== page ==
Major Corporate Debacles of recent times like Kingfisher, Sahara, Satyam etc has again and again proved the inability of Company Act 1956 to be ineffective in upholding Corporate Governance. Every time it is the Directors who are responsible in breaking Shareholders expectation and sometimes betraying the sentiments of stakeholders under a false veil of charisma, while using the corporate mechanism to fulfill personal welfare. To meet this challenge Companies Act 2013 has been enacted almost 50 years after the last amendment. It is built on the principles of responsibility of the Board, protection of interests of the Shareholders, self- regulation and openness through disclosures. The 2013 amendment has ensured several effective measures through clearly defining liabilities and responsibilities of the Directors and penal actions on failure to follow the same.

The Duties of the Directors has been ensemble under Section 166 of the 2013 Act and applies to all types of Directors including Independent Directors. The Duties and Responsibilities can be broadly classified into two categories:

  • The duties, liabilities and responsibilities which promotes corporate governance through the sincerest efforts of directors in efficient management and swift resolution of critical corporate issues and sincere and mature decision making to avoid unnecessary risks to the corporate entity and its shareholders.
  • Keeping the interests of company and its stakeholders ahead of personal interests.

Now let us delve into the Section 166 of the 2013 Act that stipulates the Duties of the Directors as follows:

  1. A director must act in accordance with the Articles of Association of the company
  2. A director must pursue the best interests of the stake holders of the company, in good faith and to promote the objects of the company.
  3. A director shall use independent judgement to exercise his duties with due and reasonable care , skill and diligence.
  4. A director should always be aware of conflict of interest situations and should try and avoid such conflicts for the interest of the company.
  5. Before approving related party transactions the Director must ensure that adequate deliberations are held and such transactions are in interest of the company.
  6. To ensure vigil mechanism of the company and the users are not prejudicially affected on account of such use.
  7. Confidentiality of sensitive proprietary information, commercial secrets, technologies, unpublished price to be maintained and should not be disclosed unless approved by the board or required by law.
  8. A Director of a Company shall not assign his office and any assignment so made shall be void.
  9. If a director of the company contravenes the provisions of this section such director shall be punishable with fine which shall not be less than one Lakh Rupees but which may extend to five Lac Rupees.

To ensure independence and equitableness of the Board, the Companies Act 2013 also casts various responsibilities on the Independent Directors. An Independent Director is a member of the Board of Directors, but doesn’t owns any share of the company nor does have any financial relationship with the company other the sitting fees it receives. As per Schedule IV of the Companies Act 2013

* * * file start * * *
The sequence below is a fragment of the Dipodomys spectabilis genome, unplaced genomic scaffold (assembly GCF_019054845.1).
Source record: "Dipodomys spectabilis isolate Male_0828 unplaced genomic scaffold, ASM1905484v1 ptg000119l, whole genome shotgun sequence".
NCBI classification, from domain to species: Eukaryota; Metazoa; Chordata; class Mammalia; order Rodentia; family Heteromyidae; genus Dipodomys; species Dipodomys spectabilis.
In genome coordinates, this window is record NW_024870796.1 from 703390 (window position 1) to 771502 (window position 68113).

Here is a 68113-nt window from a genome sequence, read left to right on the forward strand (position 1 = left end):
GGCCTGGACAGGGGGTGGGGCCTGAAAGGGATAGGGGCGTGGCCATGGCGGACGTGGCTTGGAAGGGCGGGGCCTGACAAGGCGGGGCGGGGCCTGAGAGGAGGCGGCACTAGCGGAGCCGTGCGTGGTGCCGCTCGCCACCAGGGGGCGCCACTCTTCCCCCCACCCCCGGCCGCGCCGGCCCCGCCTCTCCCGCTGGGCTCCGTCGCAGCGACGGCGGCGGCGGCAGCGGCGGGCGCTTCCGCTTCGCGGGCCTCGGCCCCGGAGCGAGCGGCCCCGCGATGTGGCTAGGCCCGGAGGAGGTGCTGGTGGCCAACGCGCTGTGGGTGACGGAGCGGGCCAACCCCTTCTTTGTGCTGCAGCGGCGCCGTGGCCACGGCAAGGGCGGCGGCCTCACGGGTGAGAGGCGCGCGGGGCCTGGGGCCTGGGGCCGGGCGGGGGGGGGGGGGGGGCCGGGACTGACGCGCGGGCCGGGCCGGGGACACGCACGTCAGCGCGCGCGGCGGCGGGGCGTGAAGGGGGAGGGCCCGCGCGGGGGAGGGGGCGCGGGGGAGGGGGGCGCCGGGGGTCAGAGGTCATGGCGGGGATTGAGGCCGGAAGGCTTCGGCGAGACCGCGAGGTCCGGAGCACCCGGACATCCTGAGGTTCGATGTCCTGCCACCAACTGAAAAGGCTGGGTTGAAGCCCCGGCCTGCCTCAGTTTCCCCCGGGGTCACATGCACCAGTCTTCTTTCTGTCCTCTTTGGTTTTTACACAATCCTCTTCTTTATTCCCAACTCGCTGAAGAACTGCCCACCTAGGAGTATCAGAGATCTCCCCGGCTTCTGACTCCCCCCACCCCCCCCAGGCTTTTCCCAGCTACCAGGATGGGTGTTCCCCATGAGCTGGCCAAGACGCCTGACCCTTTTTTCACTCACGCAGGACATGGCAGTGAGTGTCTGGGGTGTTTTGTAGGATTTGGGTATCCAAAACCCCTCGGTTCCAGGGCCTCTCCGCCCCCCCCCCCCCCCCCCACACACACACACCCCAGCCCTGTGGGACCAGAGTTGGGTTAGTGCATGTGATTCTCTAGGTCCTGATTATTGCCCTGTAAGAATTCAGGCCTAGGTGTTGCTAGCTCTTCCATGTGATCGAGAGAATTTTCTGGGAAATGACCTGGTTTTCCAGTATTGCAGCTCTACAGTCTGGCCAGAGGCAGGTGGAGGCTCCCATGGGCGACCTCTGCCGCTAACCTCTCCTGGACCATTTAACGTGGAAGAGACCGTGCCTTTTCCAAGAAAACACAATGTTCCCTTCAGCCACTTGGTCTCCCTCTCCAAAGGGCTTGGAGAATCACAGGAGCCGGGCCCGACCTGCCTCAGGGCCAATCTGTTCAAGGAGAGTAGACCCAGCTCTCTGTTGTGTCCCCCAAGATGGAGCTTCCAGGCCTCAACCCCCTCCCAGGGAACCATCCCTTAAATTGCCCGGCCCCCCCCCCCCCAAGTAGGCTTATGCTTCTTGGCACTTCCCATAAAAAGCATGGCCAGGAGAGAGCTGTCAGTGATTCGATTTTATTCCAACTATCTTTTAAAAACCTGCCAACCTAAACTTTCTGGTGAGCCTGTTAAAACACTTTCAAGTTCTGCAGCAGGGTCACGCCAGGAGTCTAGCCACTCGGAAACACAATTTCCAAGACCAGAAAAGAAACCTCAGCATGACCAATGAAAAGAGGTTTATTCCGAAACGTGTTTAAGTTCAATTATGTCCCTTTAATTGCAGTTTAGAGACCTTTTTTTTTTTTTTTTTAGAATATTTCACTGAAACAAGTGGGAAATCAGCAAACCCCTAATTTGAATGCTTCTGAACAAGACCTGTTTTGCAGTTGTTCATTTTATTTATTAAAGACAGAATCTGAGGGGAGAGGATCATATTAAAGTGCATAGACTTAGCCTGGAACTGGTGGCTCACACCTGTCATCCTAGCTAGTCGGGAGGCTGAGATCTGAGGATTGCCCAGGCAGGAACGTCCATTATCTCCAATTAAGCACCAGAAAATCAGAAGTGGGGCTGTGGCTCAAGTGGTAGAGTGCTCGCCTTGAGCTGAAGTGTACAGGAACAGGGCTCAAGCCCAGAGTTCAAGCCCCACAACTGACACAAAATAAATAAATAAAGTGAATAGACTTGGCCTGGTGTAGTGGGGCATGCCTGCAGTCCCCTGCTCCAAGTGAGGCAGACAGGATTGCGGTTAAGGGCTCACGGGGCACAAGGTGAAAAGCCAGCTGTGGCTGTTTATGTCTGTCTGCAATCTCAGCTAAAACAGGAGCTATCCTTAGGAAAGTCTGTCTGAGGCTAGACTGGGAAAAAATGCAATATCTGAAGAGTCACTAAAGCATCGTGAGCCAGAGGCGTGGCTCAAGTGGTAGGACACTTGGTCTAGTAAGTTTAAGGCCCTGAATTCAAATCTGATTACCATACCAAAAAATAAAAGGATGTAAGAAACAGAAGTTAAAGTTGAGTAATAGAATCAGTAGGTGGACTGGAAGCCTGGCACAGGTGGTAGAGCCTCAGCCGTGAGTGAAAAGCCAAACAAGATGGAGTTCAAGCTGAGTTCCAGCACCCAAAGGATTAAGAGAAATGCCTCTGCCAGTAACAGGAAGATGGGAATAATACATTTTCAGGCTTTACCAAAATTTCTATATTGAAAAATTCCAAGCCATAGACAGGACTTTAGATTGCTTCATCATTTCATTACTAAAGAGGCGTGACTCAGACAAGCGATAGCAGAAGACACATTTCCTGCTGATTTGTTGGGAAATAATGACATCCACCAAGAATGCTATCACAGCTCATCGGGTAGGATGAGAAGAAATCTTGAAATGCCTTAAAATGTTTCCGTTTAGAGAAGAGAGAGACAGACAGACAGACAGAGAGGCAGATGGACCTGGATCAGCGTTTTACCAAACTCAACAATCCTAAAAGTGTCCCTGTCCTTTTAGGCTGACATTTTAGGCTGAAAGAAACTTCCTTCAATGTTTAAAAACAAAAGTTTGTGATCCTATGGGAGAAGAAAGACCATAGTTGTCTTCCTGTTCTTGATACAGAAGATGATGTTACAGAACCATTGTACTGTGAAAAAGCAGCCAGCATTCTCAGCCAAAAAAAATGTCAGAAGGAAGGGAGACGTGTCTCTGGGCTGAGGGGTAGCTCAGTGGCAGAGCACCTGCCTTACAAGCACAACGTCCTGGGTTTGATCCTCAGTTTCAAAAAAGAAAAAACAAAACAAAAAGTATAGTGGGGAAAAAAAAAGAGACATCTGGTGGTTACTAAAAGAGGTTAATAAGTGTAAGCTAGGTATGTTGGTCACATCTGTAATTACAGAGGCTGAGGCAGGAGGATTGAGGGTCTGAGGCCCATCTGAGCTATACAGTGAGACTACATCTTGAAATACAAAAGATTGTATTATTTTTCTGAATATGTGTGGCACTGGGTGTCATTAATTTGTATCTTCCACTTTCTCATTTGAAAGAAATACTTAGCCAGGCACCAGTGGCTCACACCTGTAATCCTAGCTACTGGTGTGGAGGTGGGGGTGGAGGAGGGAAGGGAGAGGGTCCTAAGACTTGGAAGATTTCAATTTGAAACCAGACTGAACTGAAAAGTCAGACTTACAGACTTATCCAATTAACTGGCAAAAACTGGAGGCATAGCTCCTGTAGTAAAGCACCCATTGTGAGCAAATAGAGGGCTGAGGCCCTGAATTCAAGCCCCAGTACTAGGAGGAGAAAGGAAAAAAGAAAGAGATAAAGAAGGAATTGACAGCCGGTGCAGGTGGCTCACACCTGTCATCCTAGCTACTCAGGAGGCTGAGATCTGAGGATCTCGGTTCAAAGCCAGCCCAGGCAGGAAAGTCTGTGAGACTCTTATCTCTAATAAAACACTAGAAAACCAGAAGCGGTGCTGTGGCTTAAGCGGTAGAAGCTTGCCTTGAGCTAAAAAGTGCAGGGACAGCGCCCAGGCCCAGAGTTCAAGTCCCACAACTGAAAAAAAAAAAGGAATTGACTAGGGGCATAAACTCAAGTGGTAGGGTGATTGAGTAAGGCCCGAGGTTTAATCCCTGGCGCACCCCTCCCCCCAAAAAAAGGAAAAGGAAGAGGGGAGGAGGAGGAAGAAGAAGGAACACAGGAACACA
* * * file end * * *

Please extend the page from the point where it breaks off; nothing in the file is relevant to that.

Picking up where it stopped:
1. Protecting and promoting interests of all and specially for Minority Stakeholders
  2. Acting as a mediator in case of Conflict of Interest amongst the stakeholders
  3. Assistance in forwarding independent and equitable judgement to the Board of Directors
  4. Adequate attention towards related party transactions
  5. Honest and impartial reporting of any unethical behavior, violation of code of conduct or any suspected fraud in the company.

Penal Provisions

The Companies Act has various penal provisions to ensure proper adherence to the Duties and Responsibilities laid out. In Companies Act 1956, the concept of “Officer in Default” was inclusive of the Board of Directors. Under Section 2 (60) of Companies Act 2013 the idea of “Officer who is in Default” has been stipulated under lapse in duty in the circumstances that the officer is in default  for any provision of the act and is part of such contravention either self or participation without objection shall be liable to penalty or punishment including imprisonment. The Director under scrutiny here can also include Nominee Directors. The matter is very sensitive as even if the Director is not part of such meeting , but has received the information of contravention in any form is liable and can be held party to such act. Hence it is important that the voice of objection of the Director needs to be mandatorily recorded to avoid any such implication on innocent person.

The penalty amounts applicable under Companies Act 2013 are more higher in denomination and very stringent compared to the 1956 amendment. The minimum fine applicable is INR 25,00/-, whereas can be even more than INR 25 Crore. Proven Defaulter on Section 166 (codified duties) can be fined anything between 1-5 lakhs. Some examples of violations which can attract penalties of 1 crore and above are violations for provisions under

  • Section 8 : Not for Profit companies,
  • Section 42: Subscription of securities on Private Placement
  • Section 46: Duplication and issuance of share certificates with intent to defraud
  • Section 74 (3): Failure in repayment of deposits within specified time
  • Section 195 (2): Insider Trading

According to Section 149 (12) of Companies Act 2013, an Independent Director is similarly liable for such acts which is attributable through Board processes with the Director’s knowledge and with his consent or where the Director has not taken action diligently. Hence it is extremely important for Independent Directors to give consent to any Board proposal only with due caution. Although in case of such act of default is noticed by law the summons are issued irrespective of the category of Director and it lies with the Director to prove its innocence.